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Dustin Marx

Kotlin and Android: JetBrains and Google Behind One Language

Google I/O 2017 had several major announcements, but one of the most interesting to me is “first-class support for Kotlin” on Android.

The Kotlin blog post on this announcement discusses the benefits this brings to Kotlin users:

In case you are concerned about other platforms that Kotlin supports (Kotlin/JVM for server and desktop, Kotlin/JS and Kotlin/Native), please be sure that they are as important for us as ever. Our vision here is to make Kotlin a uniform tool for end-to-end development of various applications bridging multiple platforms with the same language. … First-class support on Android will likely bring more users to Kotlin, and we expect the community to grow significantly. This means more libraries and tools developed in/for Kotlin, more experience shared, more Kotlin job offerings, more learning materials published, and so on. We are excited to see the Kotlin ecosystem flourish!

An interesting point related to and included in this announcement is mentioned in the Kotlin on Android FAQ:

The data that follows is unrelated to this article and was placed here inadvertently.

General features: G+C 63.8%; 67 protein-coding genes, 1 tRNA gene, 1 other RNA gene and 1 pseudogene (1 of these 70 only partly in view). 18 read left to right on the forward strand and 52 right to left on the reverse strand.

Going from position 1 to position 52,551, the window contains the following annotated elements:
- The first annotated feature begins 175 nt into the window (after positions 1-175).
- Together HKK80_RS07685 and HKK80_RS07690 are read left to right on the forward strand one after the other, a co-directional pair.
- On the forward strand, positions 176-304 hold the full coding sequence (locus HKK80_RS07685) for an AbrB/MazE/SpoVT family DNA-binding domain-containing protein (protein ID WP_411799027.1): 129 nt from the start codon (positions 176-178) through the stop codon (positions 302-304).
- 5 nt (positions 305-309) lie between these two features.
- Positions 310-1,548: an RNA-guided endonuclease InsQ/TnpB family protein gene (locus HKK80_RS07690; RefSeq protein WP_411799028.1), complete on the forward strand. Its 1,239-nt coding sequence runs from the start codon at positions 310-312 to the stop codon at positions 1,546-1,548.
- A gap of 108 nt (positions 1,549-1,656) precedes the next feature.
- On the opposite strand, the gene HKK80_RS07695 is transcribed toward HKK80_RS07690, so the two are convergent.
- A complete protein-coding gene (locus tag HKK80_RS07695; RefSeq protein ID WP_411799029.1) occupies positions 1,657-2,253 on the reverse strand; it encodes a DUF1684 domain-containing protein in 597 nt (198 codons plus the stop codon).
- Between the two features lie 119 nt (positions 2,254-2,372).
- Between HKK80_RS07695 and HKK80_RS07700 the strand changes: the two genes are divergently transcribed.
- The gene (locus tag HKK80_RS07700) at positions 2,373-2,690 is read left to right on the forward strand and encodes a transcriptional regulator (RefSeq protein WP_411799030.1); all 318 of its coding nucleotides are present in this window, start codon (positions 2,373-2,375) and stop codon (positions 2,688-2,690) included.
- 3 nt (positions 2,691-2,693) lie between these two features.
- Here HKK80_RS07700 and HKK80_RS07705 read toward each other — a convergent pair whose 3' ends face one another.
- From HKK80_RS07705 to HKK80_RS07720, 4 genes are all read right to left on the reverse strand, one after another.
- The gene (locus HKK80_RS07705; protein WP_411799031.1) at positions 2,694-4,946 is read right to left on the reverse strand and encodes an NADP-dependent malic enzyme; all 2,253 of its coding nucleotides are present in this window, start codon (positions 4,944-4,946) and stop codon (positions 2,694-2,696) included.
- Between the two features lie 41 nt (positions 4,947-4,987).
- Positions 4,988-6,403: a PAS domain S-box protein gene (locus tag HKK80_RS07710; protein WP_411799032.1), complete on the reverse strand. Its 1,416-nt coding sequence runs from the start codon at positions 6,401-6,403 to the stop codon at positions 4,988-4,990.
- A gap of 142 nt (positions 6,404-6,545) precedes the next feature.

What’s the future of Kotlin? JetBrains’ thoughtful work on Kotlin’s design is one of the reasons we’re embracing the language. Google is partnering with JetBrains to ensure a wonderful overall developer story—from language, to framework, to tools. And, we are excited to be working together to move the Kotlin language into a non profit foundation.

The Kotlin blog post describes the future of Kotlin with Android in greater detail:

We will be partnering with Google to create a non-profit foundation for Kotlin. Language development will continue to be sponsored by JetBrains, and the Kotlin team (over 40 people and second largest team at the company) will operate as usual. Andrey Breslav remains the Lead Language Designer, and Kotlin will be developed under the same principles as before.

Android 3.0 Canary 1 (preview) can currently be downloaded at https://developer.android.com/studio/preview/index.html at includes Kotlin support among its new features that include Java 8 support.

In the 2016 edition of my annual post on significant software developments of the year, I listed Kotlin-related developments in the “Honorable Mention” section. With this announcement of Kotlin being officially supported on Android and the language being placed in nonprofit foundation and enjoying support of Google and JetBrains, I think it’s very possible that Kotlin will make my top ten list in 2017 for significant software language development developments. Besides these announcements, Kotlin has already seen JavaScript support released in Kotlin 1.1 in 2017 and a preview of Kotlin/Native.

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